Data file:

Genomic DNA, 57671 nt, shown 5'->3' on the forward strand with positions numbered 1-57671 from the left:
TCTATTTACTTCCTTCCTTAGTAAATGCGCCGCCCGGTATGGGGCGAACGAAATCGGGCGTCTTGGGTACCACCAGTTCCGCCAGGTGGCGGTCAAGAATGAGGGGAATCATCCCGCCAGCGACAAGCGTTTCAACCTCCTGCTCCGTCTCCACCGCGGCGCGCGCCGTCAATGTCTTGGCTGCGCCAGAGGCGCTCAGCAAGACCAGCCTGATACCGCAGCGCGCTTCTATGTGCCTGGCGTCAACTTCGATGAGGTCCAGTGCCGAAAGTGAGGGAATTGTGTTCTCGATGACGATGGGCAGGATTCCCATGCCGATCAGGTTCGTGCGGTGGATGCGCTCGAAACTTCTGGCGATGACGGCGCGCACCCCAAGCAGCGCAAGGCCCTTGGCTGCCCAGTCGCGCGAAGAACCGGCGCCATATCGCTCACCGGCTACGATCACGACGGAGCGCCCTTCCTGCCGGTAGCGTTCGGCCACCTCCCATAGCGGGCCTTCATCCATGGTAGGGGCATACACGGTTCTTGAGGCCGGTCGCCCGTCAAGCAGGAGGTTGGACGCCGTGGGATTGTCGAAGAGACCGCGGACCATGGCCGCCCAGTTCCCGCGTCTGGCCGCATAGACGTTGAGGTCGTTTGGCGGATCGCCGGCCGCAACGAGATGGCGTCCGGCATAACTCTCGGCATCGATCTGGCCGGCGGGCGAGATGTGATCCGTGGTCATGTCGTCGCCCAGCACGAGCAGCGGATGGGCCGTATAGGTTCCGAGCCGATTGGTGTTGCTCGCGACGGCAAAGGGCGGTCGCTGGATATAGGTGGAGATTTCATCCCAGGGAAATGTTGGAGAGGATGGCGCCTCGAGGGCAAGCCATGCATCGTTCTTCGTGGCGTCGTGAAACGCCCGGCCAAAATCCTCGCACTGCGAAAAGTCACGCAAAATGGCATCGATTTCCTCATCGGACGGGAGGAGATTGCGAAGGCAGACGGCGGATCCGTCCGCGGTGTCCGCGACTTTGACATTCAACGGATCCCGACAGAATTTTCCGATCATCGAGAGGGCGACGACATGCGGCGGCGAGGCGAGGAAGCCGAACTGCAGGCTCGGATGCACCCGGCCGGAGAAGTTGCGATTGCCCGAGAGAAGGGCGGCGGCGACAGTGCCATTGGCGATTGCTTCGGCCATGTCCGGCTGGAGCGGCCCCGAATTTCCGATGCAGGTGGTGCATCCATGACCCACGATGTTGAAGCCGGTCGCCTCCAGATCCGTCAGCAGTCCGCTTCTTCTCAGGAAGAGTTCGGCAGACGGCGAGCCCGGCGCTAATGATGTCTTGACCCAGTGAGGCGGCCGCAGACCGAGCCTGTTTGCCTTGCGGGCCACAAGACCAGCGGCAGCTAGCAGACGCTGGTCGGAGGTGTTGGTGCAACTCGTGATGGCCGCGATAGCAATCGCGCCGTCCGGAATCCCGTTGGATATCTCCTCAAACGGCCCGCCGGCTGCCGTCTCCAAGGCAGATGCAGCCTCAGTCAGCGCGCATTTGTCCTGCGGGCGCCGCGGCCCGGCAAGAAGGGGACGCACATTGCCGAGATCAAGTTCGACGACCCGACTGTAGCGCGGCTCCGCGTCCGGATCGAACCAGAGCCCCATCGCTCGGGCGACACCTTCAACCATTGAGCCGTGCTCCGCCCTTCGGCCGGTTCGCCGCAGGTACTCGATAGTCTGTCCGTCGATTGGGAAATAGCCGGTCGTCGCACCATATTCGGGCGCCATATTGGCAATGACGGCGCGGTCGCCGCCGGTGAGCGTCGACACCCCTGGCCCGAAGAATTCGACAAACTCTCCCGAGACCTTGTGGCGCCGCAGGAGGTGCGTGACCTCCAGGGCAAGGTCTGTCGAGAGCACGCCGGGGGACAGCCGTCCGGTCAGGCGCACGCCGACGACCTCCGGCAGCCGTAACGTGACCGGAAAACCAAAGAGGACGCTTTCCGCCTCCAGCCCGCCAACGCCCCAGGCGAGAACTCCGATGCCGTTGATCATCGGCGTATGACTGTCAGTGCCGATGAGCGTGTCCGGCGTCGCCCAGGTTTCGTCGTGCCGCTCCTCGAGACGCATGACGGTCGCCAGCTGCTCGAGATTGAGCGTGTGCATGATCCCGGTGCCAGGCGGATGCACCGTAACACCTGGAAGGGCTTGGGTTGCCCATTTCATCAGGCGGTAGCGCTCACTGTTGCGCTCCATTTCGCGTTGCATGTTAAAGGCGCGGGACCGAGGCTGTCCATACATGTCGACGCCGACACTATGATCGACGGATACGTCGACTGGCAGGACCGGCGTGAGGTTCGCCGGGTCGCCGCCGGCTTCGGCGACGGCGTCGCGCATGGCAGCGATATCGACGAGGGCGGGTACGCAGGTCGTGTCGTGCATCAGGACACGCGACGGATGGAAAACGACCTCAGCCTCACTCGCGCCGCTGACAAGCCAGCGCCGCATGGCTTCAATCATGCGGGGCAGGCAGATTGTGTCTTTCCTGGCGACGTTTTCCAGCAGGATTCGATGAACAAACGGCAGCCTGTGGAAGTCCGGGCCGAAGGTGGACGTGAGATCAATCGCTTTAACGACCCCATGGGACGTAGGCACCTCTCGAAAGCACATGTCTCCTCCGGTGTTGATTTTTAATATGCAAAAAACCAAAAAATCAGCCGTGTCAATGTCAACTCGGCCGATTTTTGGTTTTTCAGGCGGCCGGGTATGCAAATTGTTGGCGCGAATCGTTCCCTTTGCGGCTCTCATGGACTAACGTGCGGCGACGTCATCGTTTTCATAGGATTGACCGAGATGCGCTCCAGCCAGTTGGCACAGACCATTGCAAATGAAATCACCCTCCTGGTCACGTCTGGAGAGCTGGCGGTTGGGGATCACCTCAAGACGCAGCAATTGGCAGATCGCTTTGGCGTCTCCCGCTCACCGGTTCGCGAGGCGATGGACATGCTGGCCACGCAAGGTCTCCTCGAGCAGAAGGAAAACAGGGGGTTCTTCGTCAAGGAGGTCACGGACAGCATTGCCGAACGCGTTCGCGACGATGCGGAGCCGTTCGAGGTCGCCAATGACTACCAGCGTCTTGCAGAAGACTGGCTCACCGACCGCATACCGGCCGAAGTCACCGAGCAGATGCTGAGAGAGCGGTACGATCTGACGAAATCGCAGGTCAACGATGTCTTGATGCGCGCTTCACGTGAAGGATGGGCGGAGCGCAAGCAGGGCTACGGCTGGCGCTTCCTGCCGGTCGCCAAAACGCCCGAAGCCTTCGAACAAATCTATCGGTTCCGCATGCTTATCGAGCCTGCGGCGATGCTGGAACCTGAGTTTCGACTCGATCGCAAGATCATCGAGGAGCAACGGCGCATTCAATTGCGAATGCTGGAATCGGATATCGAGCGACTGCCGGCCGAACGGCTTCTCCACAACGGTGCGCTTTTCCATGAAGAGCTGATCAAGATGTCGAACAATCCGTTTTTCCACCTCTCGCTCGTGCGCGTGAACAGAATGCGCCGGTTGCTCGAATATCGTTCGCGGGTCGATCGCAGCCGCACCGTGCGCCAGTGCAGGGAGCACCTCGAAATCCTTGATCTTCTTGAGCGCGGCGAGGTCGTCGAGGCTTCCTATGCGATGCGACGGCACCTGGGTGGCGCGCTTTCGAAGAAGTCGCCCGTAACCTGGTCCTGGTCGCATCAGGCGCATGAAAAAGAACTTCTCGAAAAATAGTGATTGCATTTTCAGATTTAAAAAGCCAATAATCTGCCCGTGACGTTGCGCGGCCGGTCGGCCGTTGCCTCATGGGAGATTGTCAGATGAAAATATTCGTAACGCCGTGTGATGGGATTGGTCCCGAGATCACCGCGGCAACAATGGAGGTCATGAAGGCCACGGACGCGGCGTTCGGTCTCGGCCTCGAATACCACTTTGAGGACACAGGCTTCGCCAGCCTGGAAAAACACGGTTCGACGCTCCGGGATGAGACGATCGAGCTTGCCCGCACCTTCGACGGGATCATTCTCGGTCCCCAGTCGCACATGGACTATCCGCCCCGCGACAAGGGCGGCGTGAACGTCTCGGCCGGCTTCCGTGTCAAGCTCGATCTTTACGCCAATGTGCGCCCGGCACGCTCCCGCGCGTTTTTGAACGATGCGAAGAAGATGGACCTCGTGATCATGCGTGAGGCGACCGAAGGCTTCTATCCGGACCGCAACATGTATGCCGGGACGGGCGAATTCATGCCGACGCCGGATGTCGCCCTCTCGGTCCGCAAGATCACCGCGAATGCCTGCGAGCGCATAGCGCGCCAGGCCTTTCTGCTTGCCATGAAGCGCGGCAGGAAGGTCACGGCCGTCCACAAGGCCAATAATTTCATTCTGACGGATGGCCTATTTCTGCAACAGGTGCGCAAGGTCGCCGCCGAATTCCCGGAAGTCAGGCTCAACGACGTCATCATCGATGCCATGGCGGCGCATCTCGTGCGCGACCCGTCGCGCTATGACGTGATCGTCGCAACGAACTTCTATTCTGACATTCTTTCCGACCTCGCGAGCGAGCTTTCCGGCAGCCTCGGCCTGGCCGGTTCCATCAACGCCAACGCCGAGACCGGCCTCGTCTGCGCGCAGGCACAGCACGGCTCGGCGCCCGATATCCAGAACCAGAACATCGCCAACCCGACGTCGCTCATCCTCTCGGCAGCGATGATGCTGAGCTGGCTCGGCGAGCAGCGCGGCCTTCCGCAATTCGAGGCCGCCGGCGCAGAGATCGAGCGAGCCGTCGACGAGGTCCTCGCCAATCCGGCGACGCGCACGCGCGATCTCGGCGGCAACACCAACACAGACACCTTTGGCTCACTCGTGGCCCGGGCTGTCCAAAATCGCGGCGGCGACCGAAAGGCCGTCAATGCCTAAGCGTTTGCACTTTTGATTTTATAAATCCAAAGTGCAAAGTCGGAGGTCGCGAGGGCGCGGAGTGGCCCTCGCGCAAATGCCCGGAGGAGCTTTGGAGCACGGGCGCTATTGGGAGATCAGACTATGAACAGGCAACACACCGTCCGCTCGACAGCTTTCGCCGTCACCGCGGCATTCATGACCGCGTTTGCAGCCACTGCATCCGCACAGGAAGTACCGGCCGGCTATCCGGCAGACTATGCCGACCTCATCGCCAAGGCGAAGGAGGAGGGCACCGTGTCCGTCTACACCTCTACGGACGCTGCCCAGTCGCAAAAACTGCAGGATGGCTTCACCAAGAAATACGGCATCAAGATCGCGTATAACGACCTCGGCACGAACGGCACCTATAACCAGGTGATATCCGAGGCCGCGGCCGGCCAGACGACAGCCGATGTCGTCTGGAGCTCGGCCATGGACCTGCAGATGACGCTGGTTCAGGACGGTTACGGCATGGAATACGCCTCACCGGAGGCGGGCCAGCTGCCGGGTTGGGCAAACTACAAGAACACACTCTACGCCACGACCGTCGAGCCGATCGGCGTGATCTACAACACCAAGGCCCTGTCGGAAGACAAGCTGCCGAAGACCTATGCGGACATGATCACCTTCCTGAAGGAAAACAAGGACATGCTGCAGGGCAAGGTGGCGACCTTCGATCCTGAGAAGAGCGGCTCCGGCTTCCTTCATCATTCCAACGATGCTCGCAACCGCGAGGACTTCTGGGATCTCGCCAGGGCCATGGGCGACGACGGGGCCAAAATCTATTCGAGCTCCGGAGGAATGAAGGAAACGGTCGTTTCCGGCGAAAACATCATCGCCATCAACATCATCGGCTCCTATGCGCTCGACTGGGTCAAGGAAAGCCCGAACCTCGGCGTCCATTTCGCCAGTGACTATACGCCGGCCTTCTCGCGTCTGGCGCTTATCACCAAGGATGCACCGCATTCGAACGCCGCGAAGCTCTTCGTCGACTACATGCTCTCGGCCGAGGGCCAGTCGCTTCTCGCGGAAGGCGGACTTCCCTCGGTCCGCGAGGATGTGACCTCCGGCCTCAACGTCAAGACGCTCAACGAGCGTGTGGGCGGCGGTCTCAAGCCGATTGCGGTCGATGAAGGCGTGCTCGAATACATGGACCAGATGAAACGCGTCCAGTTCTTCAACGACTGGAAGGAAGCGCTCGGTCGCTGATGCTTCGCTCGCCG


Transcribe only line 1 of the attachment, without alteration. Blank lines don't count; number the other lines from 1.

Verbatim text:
Genomic DNA, 57671 nt, shown 5'->3' on the forward strand with positions numbered 1-57671 from the left: